Raise your hand if you know this person: They studied abroad in Italy, and so they only order an Aperol Spritz, even when you’re at a dive bar. They live in Brooklyn, probably Williamsburg or Bushwick, where they raise a small family of succulents. They lose their shit when the bodega runs out of Oatly, and they wear overalls in the summer and denim jackets in the fall—both heavily accessorized with enamel pins (vintage).
If you recognize yourself or your friends in this description, you’re in good company. Transaction data pulled from millions of retailers by the mobile-payment provider Square shows that 2018 was the year in which Americans gained fresh fondness for Aperol Spritz cocktails, oat milk lattes (both iced and hot), and jean overalls. Products that included the words “rose gold”—specifically jewelry, gloss, and glitter—spiked in popularity, too.
Here’s the full breakdown of the top ten items with the most growth:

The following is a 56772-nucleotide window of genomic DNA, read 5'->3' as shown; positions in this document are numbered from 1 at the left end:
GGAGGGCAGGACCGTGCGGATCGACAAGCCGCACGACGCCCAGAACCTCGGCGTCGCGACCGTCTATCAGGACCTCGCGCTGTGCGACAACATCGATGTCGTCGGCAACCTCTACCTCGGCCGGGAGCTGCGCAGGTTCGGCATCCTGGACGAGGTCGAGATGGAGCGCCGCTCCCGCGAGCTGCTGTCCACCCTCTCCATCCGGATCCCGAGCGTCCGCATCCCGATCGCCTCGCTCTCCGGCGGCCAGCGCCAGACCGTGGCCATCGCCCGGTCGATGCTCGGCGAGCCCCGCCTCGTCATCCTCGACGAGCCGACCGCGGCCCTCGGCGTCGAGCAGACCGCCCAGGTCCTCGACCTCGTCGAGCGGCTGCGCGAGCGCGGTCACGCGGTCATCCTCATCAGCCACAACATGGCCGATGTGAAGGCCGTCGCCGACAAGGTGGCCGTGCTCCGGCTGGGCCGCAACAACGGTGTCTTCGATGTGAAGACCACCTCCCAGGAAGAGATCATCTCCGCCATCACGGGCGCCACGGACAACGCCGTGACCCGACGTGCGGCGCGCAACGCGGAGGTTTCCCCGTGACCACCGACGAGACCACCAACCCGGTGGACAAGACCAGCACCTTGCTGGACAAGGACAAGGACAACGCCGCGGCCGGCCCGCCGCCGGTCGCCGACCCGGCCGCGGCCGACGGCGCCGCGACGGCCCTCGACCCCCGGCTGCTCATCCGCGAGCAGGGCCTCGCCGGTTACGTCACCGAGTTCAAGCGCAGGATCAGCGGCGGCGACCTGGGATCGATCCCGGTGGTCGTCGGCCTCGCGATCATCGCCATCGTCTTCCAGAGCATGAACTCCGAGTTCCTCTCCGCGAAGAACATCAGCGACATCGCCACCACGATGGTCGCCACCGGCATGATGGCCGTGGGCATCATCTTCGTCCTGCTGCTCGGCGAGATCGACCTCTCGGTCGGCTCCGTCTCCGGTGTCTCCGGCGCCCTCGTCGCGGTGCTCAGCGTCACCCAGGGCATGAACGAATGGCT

Each of the items on this list appears at least 10,000 times in transaction data for every month between October 2017 and 2018. It’s worth noting, however, that Square processed about $65 billion in sales in 2017, which only makes up a little more than 1% of all retail sales in the US.
In addition, Square notes that the payments for these items were more likely to come from big cities than rural areas. Square and other payment apps are also favored by teens and millennials, rather than older generations, so it’s likely that young people are driving many of the trends above.
While it’s hard to deduce why some of these items have become so popular, it’s fun to speculate. Indeed, many a think piece has been written on millennials and their love of plants (they fill the emotional void caused by student loans and internet-fried brains, allegedly). Other trends are easier to explain. For instance, the New York Times dubbed the Aperol Spritz the “violently refreshing” aperitif of summer 2018, while Starbucks released a wildly popular Unicorn Frappuccino in April of last year. Meanwhile, tahini—a condiment made of ground sesame used in Eastern Mediterranean and North African cuisines—recently joined quinoa and ghee as the latest Gwenyth Paltrow-anointed super-food.
We may never know exactly why enamel pins and perms showed enormous growth in 2018. But in any case, for a year that featured a dark news cycle, retail trends suggest an overall lighter mood. We’ll cheers to that.